If plans continue on track, wind turbines in northeast Allen County will be generating electricity by October 2018. Allen County, however, will not reap a payment in lieu of taxes (PILOT) that has been bandied about.
A delegation from EDP Renewals had a lengthy discussion with Allen County commissioners Tuesday, and toward its end Rorik Peterson, EDP’s associate director of development, proposed the company pay the county an annual PILOT of $200,000 for 10 years.
That is considerably less than what Coffey County receives in annual payments — the first was nearly $500,000 — for a PILOT from a wind farm near Waverly.
Peterson had set the stage for what Allen County will be offered with two-fold reasoning.
First, revenue from power sales has decreased in recent years as the cost for fossil-fuel production, primarily natural gas, has dropped. More to the point is if the EDP farm would be the first in Kansas not to receive a lifetime property tax exemption. Now, the exemption is for 10 years after which the EDP property taxes could be expected to soar to about $2.4 million, with state assessment.
“I was thinking a little higher” for the PILOT, Commissioner Jerry Daniels said, but allowed he understood “the difference with the wind farm at Waverly.”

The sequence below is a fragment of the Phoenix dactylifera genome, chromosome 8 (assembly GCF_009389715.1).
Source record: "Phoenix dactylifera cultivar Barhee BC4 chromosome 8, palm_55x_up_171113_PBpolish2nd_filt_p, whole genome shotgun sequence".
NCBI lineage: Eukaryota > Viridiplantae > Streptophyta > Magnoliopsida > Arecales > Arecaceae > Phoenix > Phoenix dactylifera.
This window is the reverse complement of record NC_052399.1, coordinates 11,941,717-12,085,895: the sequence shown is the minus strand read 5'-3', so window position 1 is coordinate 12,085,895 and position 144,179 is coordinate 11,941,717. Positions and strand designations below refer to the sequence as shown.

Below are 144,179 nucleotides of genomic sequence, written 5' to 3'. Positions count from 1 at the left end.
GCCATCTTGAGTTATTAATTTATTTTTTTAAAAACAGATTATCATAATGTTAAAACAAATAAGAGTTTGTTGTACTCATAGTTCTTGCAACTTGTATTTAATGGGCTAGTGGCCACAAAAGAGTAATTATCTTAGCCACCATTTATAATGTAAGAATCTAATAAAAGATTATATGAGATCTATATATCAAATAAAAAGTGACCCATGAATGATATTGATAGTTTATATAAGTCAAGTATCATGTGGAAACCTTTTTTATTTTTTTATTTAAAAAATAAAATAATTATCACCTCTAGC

“I think it’s in the ballpark,” Commissioner Tom Williams said. “I wish it were more, but I also want you here.”
“We’re proposing $1,000 per megawatt of production (for Allen County),” Peterson said. The plan is for 55 or so turbines to generate 200 megawatts. Coffey County has 95 turbines of inferior technology compared to those that would come to Allen — “Wind technology improvement has been extreme,” Peterson said.
The wind farm would be contained in a huge square of land bounded on the south by U.S. 54, on the east by U.S. 59, on the north by the Allen-Anderson counties line and stretch far enough west to encompass about 22,000 acres. To date, EDP has acquired options for 17,000 acres.
“That’s enough for what we plan to do, but we’d rather fill in the rest” of a mildly patchwork acreage, Peterson explained.
THE DISCUSSION began with generic data, in answer to commissioners’ questions.
The average lifespan of a wind farm — although they are new enough in the industry not to have a great track record for comparison — is 30 years. The first in Kansas went online in 2001 and still is generating.
The marketing of locally generated power is underway with several power companies, and Peterson is confident its sale won’t face any hurdles.
Cost is front-loaded with construction, including large stabilizing bases requiring 500 cubic yards of concrete. That’s important locally with Kansas’ only two cement plants in Humboldt and Chanute and ready mix plants in Iola and Gas. While it’s up to the construction company where concrete is obtained, Peterson said local vendors likely would be involved.
Initial design is expected to start this summer. If all the pieces, including approval of a zoning variance and commissioners’ approval, fall into place, construction would start next March and completion could be expected within seven months.
The construction would entail 200 to 250 workers, who would “rent rooms, eat in restaurants and buy things in the area,” Peterson predicted. As many as 20 employees would maintain the windmills once generation began. Peterson said several post-secondary schools offer courses in wind generation technology, and it’s “one of the fastest growing occupations in Kansas.”